MELISSA BLOCK, host:
From NPR News, this is ALL THINGS CONSIDERED. I'm Melissa Block.
ROBERT SIEGEL, host:
And I'm Robert Siegel.
From across Britain today came a cry for help. Nearly 100 local elected officials wrote a letter to the Times of London. Their message: that the government's austerity measures are too austere and that they're being forced to cut critical services.
Among the toughest decisions the local politicians face is whether to shut down their public libraries. About 400 or so have been targeted for closure already, sparking a public outcry across the country.
NPR's David Greene reports.
DAVID GREENE: There was a time in Britain, say 160 years ago, when some in parliament didn't believe in public libraries at all. The worry was if the working class read books, they'd get dangerous ideas and rise up against the government. That's not the debate today. But this is still sensitive ground for politicians.
Prime Minister David Cameron stressed that his government is happy to invest in libraries if they evolve.
Prime Minister DAVID CAMERON (United Kingdom): We all know a truth about libraries, which is those that will succeed are the ones when they wake up to the world of new technology, of the Internet and everything else, and investment goes in. That is what needs to happen.
GREENE: The Labour Party's Ed Miliband saw the opening.
Mr. ED MILIBAND (Leader of the Opposition, United Kingdom): Speaker, only this prime minister could blame the libraries for closing.
(Soundbite of laughter)
(Soundbite of bell ringing)
GREENE: And we came to see one of the libraries that may well close. It's in a picturesque little town called Stony Stratford, just northwest of London. The library's right in the heart of the town, on a street with brick homes and little shops.
What is this bag of books?
Ms. SARAH RICHARDSON: It's - what books are they, do you mean?
GREENE: Are you returning all of them?
Ms. RICHARDSON: Yeah, we're returning all of them, yes, yeah. We took them out a couple of weeks ago. There's various bits in there, some for the boys, some for me, some for my boyfriend.
GREENE: For Sarah Richardson, this was not just any bag of books. It was her small part in a public uprising. The residents of Stony Stratford organized last month, and together, checked out all 16,000 books from the library. The bare shelves, they hoped, would send a message that the place has to stay. Richardson, a single mom, relies on the library's free computers. There's no Internet at home.
Mr. RICHARDSON: We did have, and then me and my husband split up, so the computer went.
GREENE: Officials in Milton Keynes, the region that includes Stony Stratford, will make their decision about the library on February 22nd. A spokesman for the regional council said deep cuts in funding from London have put unprecedented pressures on elected officials, forcing painful decisions.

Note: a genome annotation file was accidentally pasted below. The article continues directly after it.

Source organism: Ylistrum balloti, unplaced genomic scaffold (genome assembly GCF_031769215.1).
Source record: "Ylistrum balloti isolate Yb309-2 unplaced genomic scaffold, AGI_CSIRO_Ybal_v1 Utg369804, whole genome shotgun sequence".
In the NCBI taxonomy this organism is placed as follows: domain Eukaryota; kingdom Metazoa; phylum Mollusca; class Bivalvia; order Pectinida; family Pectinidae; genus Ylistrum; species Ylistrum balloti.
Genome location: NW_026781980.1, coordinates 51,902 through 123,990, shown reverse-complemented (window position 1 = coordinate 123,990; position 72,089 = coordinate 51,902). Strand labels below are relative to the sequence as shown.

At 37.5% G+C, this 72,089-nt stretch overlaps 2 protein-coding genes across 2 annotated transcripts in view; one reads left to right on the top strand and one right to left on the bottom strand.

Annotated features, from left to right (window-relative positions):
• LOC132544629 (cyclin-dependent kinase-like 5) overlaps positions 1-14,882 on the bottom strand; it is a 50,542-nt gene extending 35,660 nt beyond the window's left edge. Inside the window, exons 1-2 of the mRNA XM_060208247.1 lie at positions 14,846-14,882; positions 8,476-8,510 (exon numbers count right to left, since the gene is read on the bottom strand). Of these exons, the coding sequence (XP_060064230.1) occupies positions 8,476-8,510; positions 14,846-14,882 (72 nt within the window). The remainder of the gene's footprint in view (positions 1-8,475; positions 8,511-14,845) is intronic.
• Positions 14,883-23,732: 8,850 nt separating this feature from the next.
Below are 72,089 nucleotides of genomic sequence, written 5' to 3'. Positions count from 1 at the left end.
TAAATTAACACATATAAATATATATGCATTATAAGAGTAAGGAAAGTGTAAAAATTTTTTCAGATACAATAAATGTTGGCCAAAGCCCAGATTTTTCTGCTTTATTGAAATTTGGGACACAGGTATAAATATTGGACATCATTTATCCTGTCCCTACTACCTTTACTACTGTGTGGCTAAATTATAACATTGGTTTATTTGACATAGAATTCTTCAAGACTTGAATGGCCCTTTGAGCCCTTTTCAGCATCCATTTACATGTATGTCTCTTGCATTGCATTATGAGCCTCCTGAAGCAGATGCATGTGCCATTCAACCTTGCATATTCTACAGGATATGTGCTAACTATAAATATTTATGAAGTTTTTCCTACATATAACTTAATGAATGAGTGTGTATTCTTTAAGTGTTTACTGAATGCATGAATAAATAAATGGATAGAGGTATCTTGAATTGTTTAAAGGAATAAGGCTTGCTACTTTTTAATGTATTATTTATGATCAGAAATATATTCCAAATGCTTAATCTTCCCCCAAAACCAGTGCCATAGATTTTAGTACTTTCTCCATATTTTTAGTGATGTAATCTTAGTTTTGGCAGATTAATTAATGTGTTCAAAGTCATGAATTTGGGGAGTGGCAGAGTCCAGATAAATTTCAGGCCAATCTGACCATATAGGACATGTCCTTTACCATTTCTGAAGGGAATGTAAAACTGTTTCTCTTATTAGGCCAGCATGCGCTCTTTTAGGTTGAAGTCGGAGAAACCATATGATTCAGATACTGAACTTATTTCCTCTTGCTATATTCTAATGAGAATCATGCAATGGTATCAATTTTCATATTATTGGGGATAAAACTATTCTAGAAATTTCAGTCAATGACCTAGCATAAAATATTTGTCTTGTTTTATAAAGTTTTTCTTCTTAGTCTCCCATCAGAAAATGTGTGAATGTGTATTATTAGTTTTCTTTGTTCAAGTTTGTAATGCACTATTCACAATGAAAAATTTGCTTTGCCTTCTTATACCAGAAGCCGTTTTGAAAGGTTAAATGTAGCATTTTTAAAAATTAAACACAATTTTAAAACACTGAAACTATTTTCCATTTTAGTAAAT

Still, among all the austerity measures being proposed, this one seems to have generated the most widespread emotion. Lauren Smith is helping to run a national campaign called Voices for the Library. This is the message she hears from people.
Ms. LAUREN SMITH (Voices for the Library): I've never, ever campaigned against anything before. I've never gone out with placards. I've never marched. But do you know what? This, this is important, and this is what we really need to stand up against because this can't happen.
GREENE: Smith said politicians in London don't appreciate the role libraries play as gathering spots for young children to read...
Ms. SMITH: ...all the way to a 93-year-old lady whose husband had died. She only spoke to one person on a Tuesday, when she went to the library, and that was the person in the library branch, behind the counter.
GREENE: All is not lost if a library closes. That's Roy Clare's message. As CEO of Britain's Museums, Libraries and Archives Council, he's been advising local officials. Sometimes, he said, closing a library can make economic sense, especially when there are good alternatives like re-opening as part of a local museum.
Mr. ROY CLARE (Chief Executive Officer, Museums, Libraries and Archives Council): And it's really important that we don't end up with museums, and libraries and other forms of center all behaving as though they're utterly independent and different.
From a public point of view, they're often good places to go, to browse, to be, to learn, to get information. Well, why not put them together?
GREENE: The people out fighting for the libraries are open to options like that. In the meantime, though, they are determined to protect every last library they can. One of the biggest demonstrations was last weekend, when an army of authors hit the road, including a writer of children's books, John Dougherty.
Mr. JOHN DOUGHERTY (Writer): I've just done a session at Matson Library. We're about to head off to Brockworth Library, which is the next stop on our tour, and we're going to get in the car right now.
(Soundbite of car door closing)
GREENE: As he drove the rolling Cotswold Hills of southwest England, Dougherty said he just wants people to realize the permanence of decisions like this.
Mr. DOUGHERTY: If you lay off your staff and sell off your library buildings, then when the good times come, you have nothing.
(Soundbite of music)
GREENE: He's got an old song he wrote, and he's been performing it at each stop. He hopes it's getting the point across.
(Soundbite of music)
Mr. DOUGHERTY: Put the knife down. You can't take a piece of our town.
GREENE: David Greene, NPR News, London.